What Is a Collaborative Divorce?

You may head into a divorce case in California expecting it to be a long, arduous, and expensive process. You may not know, however, that it doesn’t have to be. If you and your partner can cooperate on a collaborative divorce process, you can both save considerable time, money and stress. Learn more about collaborative divorce to explore this option by contacting a San Diego divorce lawyer at Boyd Law.

Are Collaborative Divorces Easier Compared to Contested Divorce?

In many ways, yes, a collaborative divorce is easier than a contested divorce. Achieving a collaborative divorce – also called an uncontested divorce – means that you and your ex-spouse can communicate, effectively negotiate the terms of your divorce and come to a settlement agreement. You will create the terms of your divorce on your own, without court intervention. This allows you to resolve the dispute without a family law trial. 

In general, a contested divorce that goes to trial is more expensive, stressful and emotionally fraught than reaching a settlement with your ex. If you find the idea of collaborating with your ex more difficult than handing the case over to a judge, however, collaborative divorce might not be the right option for you. If your case involves domestic violence, for example, you may not be willing or able to discuss the divorce case with your ex.

What are the advantages of a collaborative divorce in California?

What Are the Advantages of a Collaborative Divorce?

If you are able to communicate and collaborate with your ex, you can enjoy several benefits compared to a contested divorce in San Diego. Although a dissolution of marriage is messy and can take an emotional toll on a family no matter what, an uncontested divorce minimizes the struggle involved. It eliminates the need for your family to go to trial – ultimately creating a faster, smoother and less emotionally taxing experience for everyone. The advantages of a collaborative divorce in California include:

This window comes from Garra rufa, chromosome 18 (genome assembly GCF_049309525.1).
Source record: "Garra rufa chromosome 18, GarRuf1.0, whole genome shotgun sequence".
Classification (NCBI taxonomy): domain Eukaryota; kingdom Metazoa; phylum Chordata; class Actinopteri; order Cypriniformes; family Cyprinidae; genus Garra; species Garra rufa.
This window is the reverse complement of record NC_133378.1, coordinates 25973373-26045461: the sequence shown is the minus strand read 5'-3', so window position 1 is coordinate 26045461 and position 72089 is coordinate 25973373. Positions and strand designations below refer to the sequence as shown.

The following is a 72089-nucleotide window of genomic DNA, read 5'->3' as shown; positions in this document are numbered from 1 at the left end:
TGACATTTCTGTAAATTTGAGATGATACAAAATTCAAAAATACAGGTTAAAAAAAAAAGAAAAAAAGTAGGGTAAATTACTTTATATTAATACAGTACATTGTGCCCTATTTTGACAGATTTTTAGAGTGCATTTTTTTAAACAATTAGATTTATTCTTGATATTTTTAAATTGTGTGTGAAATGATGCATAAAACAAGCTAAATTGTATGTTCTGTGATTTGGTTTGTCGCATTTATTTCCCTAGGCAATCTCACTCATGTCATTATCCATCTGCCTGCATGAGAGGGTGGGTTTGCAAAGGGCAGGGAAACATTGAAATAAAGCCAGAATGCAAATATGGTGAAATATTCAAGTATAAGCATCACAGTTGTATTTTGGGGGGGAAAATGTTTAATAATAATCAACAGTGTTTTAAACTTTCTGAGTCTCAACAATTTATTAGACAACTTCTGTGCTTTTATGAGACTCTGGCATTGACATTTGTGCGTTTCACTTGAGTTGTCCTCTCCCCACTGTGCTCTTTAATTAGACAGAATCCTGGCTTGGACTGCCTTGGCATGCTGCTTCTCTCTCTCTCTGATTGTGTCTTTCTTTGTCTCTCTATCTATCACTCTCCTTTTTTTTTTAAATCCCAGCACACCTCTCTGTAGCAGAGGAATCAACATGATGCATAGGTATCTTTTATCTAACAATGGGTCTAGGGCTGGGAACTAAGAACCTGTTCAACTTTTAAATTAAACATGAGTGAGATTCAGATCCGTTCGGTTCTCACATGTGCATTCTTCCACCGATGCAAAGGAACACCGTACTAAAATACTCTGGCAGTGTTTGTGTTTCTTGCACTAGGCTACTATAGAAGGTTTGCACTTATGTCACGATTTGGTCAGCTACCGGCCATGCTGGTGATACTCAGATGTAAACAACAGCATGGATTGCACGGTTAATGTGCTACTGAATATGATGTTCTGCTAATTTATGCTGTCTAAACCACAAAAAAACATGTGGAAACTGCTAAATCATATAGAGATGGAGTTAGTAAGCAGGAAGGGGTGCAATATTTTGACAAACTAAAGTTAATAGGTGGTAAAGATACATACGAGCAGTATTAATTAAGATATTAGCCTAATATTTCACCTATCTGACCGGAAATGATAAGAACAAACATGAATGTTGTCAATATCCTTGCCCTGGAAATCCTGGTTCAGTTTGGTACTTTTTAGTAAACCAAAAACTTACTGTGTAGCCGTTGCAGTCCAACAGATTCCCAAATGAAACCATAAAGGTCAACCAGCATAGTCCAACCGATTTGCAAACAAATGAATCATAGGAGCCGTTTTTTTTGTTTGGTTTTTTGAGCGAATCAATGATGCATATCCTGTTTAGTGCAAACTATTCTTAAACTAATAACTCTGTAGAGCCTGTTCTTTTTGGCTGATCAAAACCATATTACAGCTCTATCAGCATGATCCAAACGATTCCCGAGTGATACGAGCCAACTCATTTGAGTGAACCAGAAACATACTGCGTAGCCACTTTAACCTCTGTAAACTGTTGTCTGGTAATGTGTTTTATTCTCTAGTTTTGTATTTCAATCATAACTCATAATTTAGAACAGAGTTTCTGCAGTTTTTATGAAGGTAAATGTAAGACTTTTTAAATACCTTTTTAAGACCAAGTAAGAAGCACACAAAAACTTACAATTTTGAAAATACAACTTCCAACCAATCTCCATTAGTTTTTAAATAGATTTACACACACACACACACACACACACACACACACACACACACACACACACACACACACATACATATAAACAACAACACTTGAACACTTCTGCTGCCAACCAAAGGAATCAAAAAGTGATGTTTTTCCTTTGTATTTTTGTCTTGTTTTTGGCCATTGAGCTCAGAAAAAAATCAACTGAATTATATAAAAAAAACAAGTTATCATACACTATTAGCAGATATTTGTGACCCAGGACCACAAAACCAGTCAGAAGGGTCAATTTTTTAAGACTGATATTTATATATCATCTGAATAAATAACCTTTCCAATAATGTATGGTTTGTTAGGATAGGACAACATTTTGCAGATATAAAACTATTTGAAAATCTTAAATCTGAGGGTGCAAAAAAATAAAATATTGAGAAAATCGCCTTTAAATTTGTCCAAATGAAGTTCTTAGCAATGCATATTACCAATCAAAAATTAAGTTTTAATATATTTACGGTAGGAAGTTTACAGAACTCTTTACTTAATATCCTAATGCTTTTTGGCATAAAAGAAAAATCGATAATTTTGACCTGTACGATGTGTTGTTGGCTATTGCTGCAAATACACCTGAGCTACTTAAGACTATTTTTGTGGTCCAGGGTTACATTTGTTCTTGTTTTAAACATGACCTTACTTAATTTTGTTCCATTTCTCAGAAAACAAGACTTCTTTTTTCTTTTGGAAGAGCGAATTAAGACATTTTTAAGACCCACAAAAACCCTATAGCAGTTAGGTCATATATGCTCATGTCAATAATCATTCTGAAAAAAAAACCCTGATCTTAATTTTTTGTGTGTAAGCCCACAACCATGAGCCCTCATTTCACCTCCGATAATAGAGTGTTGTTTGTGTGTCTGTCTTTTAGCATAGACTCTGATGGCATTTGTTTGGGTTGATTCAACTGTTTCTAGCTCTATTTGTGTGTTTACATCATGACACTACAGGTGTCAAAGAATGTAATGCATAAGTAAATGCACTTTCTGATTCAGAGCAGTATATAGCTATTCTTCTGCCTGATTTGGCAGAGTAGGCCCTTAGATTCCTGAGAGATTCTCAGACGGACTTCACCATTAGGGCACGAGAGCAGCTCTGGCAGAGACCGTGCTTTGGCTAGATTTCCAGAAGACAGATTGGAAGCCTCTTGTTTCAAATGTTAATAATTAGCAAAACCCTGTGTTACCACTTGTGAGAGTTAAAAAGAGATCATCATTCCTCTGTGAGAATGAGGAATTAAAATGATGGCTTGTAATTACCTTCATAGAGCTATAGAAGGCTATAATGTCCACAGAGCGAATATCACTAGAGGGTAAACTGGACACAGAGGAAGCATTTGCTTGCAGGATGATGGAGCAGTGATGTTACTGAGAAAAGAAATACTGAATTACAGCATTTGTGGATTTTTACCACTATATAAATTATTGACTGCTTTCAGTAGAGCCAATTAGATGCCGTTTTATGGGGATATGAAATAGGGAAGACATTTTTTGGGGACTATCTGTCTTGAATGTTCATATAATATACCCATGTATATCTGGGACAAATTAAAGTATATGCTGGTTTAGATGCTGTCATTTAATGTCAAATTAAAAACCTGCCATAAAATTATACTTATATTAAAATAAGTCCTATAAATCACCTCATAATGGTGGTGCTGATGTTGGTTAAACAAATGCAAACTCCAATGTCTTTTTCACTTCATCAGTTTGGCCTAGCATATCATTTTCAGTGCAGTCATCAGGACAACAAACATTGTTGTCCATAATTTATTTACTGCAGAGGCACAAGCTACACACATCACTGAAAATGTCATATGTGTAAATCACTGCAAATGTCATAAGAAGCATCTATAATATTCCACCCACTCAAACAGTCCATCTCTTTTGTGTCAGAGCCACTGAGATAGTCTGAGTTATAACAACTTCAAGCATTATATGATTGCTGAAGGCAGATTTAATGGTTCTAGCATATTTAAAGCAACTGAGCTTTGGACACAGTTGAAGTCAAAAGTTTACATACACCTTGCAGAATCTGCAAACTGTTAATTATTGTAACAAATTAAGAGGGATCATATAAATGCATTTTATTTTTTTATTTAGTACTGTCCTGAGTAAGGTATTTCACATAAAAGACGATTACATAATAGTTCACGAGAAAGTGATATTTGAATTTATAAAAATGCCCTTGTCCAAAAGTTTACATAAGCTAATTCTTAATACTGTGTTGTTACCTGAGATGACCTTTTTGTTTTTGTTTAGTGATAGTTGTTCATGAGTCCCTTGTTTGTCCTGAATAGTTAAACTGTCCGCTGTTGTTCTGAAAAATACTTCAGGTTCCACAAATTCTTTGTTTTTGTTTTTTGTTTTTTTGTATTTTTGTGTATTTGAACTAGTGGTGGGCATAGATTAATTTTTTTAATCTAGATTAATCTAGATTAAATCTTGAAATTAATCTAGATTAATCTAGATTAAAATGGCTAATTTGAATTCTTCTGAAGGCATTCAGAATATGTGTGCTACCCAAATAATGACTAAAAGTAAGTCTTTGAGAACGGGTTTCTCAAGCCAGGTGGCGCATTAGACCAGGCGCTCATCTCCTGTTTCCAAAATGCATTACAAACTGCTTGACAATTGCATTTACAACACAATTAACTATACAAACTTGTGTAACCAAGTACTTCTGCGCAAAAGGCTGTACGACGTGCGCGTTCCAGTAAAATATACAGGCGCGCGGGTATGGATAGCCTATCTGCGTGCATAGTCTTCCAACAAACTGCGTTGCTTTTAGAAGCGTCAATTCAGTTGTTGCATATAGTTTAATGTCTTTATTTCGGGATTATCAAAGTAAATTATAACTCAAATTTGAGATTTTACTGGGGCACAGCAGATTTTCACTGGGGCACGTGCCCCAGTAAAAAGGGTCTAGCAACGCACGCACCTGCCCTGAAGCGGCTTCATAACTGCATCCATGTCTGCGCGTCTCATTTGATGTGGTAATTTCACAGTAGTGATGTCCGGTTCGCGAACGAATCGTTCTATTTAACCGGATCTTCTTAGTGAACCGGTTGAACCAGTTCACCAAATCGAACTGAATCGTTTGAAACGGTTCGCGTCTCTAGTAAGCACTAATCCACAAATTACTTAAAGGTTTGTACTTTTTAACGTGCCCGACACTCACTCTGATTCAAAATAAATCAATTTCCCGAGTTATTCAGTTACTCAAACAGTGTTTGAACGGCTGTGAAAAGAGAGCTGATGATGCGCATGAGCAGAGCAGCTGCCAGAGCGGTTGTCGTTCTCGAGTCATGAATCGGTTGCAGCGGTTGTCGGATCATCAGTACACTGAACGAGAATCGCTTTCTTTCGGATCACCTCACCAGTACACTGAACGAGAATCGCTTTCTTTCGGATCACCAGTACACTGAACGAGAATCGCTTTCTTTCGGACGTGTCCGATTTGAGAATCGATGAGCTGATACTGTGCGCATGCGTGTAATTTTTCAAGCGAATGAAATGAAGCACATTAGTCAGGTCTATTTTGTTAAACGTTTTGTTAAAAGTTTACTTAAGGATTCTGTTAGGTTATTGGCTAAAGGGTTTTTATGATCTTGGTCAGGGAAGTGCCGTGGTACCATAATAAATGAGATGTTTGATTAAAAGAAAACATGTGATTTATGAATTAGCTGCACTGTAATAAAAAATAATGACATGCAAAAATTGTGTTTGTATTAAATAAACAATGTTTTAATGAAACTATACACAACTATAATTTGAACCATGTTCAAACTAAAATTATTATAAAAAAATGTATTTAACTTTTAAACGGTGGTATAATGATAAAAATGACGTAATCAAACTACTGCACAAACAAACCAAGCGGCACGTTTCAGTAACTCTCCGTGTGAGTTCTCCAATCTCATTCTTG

• A win-win instead of a win-lose. A collaborative divorce can end in a settlement agreement that has wins for both parties. You may be able to share custody and divide your property in a way that makes both you and your ex happy, for example. A contested divorce that goes to trial is more likely to end in a court decision that feels like a loss for one of the parties.
  • A faster and cheaper legal process. Going to trial will always cost more money and take more time than reaching a divorce settlement. A contested divorce that goes to trial requires a discovery phase, which could take several months. You will also have to spend more money on attorney’s fees and court costs than in a collaborative divorce.
  • Less stress for everyone. A collaborative divorce keeps you and your ex in control of the outcome of your divorce settlement agreement. It also keeps the settlement private. If your case goes to trial, on the other hand, it can be harder on everyone. A contested divorce is more likely to involve fights and court battles, which can take a mental and emotional toll on you, your ex and your children.

Many states require couples to at least attempt a collaborative divorce using tools such as mediation before the case proceeds to court. You may be able to improve the odds of a collaborative divorce by working with an attorney who can help you come up with dispute resolutions, hiring a mediator to facilitate compromises and considering divorce alternatives such as legal separation. You are also more likely to achieve a collaborative divorce, in general, if it is a simple case without children and complex marital assets.

For more information about a collaborative or uncontested divorce, contact a divorce attorney in San Diego at Boyd Law to request a consultation